Parliament House in Canberra.
CANBERRA — As I start this blog, from the gallery of the Australian House of Representatives (Parliament is not is session at the moment), I’m stricken by a number of things. My previously attested dislike of the Westminster System, for example.
But mostly, I’m stricken by the Australian parliament house’s lack of flair. Compared to the Capitol in Washington, or even Parliament Hill in Ottawa, Canberra in general and Parliament House in particular, seems a simplistic contrast to its fellow capitals. Aside from a few pictures of old PMs (I couldn’t find Harold Holt’s — it seems to have disappeared) and notable MPs, there are only a few static displays in the building commemorating Australia’s history. Granted, the Parliament House was only occupied within the past 20 years, so it’s not very surprising. (One thing that is surprising is that former Midnight Oil lead singer Peter Garrett, right, is Australia's culture minister! My high school friend Eric Russell could do a decent Peter Garrett impression.)
Washington and Ottawa (the other national capitals I’ve been to) owe a lot of their grandeur to past ages. The American Capitol brings back visions of Greco-Roman style, the Canadian Parliament reminds visitors of old London-town. Canberra — and the Parliament House in particular — seems to have started out new, with architecture that doesn’t remind one of anywhere else and perhaps suffers for it. (Right, the Australian House chamber.)
There is a place of genuine emotion in Canberra, the Australian War Memorial. I’ve previously noted the predominance of small war memorials in several towns, but the national memorial here in Canberra is a huge step above them. Not only is it an effective memorial, with the requisite marble, poppies and names of the honored dead, but it contains a great museum as well.
Australia lost a higher proportion of its fighting men to World War I than any other nation, even France. It’s a common finding down here that the Australian identity was forged on the shores of Gallipoli and in the trenches of France, and the Australian War Memorial reflects the impact that the “Great War” had on the nation’s psyche.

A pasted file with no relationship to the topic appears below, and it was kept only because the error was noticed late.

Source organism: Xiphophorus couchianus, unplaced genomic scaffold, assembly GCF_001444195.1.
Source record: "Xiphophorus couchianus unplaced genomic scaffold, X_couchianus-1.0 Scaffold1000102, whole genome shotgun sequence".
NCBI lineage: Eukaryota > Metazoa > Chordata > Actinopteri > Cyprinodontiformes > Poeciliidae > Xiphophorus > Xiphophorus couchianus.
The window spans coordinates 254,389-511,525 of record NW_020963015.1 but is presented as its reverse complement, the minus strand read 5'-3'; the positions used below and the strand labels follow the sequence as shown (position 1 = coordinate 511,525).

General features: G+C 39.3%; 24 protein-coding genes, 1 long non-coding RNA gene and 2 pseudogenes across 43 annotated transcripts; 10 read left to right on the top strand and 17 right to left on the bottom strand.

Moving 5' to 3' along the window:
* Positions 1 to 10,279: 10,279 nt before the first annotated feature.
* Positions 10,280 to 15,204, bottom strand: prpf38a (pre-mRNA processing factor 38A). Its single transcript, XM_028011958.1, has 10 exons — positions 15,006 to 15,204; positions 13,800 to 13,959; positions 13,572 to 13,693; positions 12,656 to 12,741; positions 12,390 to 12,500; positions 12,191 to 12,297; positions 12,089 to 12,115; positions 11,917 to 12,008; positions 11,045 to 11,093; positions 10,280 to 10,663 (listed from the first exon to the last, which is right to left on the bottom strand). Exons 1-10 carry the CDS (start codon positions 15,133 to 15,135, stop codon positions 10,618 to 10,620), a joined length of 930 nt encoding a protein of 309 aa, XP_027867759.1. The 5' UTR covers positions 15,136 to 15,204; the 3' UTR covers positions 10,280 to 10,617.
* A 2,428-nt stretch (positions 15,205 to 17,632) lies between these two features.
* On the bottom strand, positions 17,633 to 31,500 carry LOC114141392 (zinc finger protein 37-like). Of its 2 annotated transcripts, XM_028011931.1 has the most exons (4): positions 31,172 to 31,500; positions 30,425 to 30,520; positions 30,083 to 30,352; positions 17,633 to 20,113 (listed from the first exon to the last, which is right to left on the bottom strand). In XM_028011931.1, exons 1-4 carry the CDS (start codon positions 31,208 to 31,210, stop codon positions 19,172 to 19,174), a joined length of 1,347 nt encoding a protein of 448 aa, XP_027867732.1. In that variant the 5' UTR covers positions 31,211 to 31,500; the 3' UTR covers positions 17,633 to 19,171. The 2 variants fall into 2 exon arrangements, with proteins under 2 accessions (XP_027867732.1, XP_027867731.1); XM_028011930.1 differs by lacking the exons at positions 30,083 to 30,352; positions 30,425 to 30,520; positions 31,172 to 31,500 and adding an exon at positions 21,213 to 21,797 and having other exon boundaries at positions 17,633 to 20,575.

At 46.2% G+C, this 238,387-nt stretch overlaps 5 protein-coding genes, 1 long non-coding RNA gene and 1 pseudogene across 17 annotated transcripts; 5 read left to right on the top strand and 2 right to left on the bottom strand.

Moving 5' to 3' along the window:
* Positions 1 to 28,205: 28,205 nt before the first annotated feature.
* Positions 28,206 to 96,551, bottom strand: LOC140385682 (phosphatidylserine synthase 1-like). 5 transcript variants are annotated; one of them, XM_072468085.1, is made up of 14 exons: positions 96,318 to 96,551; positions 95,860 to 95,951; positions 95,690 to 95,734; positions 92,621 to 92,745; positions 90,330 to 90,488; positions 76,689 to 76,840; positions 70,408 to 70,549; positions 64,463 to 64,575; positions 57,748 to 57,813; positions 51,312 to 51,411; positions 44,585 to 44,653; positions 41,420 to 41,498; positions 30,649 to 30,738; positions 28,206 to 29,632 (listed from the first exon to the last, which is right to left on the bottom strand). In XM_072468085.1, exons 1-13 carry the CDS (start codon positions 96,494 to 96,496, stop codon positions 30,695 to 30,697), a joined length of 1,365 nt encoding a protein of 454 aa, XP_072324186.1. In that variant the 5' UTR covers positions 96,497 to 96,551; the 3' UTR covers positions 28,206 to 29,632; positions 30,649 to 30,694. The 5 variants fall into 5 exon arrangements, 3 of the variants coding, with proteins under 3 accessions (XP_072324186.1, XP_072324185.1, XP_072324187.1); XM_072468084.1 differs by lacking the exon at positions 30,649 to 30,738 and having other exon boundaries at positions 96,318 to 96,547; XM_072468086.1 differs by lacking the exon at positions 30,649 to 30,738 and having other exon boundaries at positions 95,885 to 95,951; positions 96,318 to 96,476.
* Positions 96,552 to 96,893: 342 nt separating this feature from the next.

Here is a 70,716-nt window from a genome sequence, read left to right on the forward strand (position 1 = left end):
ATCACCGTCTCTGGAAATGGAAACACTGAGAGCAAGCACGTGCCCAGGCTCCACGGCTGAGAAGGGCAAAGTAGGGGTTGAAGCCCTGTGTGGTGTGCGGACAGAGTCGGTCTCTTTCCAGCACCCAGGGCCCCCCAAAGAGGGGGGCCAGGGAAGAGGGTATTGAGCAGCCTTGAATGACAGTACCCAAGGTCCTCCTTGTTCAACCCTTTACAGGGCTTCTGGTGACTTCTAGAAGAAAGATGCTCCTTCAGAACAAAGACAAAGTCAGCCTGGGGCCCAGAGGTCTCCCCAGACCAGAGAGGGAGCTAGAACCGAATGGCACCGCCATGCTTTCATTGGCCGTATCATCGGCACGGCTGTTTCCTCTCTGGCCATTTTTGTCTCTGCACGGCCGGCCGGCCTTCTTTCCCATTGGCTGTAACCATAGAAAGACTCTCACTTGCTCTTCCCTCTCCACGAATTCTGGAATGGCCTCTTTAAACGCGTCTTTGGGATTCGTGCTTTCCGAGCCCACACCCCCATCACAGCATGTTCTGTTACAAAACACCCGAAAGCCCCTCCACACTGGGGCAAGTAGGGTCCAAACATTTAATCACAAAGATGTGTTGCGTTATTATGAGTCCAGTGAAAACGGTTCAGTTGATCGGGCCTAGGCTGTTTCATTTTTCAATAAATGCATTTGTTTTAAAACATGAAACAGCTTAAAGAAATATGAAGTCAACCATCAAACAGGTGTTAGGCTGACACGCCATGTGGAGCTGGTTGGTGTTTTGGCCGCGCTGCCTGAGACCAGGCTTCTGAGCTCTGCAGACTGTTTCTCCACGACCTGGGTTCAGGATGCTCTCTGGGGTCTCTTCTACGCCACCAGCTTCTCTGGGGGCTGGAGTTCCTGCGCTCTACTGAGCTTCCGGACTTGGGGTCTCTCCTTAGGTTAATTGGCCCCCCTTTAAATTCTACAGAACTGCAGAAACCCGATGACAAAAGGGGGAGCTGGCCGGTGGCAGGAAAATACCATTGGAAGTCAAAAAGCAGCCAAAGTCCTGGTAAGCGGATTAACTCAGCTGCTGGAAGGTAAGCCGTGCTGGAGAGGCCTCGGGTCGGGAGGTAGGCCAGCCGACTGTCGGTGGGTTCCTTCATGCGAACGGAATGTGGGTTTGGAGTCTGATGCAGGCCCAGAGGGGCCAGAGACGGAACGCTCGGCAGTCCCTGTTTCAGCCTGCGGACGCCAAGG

Besides the requisite uniforms, letters, planes and guns common in all such museums, this museum added an effective extra: the diorama. Huge models of the Somme, Paschendale, Gallipoli and other major battles give a sense of the scale and drama that governed the conflict and adequately reflect the difficulties the “Diggers” faced. (Australia's "Tomb of the Unknown," left.)
I had hoped to do more than the two sites in Canberra, but I had to get back to the airport for my 5 p.m. flight. So I rushed to catch my bus to the airport (or rather near the airport, as Canberra’s Action Bus stops in a business park about a five-minute walk away). I got to the Virgin Blue counter and tried to check in, but couldn’t — my flight was canceled due to flow-control restrictions in Sydney.
Virgin booked my on the next flight, two hours later, so just a little problem there. I would’ve bused back to the city on my day-tripper pass, but the last public bus back to the airport area is at 4:35 p.m. for some reason! Oh well, Richard Branson’s crew gave me a $6 voucher to use in the airport café (not quite enough to buy a meal of course, but it was $6 more than any other airline would’ve given me) and at least there’s free wireless Internet here (hence my post …).
Now, I just need to wait and hope for good weather on Australia's east coast …
Update: 6:47 p.m. (Canberra time). My flight has just been pushed back another 15 minutes and Canberra airport is not a place to get stuck. One café with actual food (outside security) and not much to do at all. It's a good thing I don't have anything planned for tonight -- I had originally considered trying a get seats to a show tonight.
Looking back toward Parliament through the pillars of the Australian War Memorial.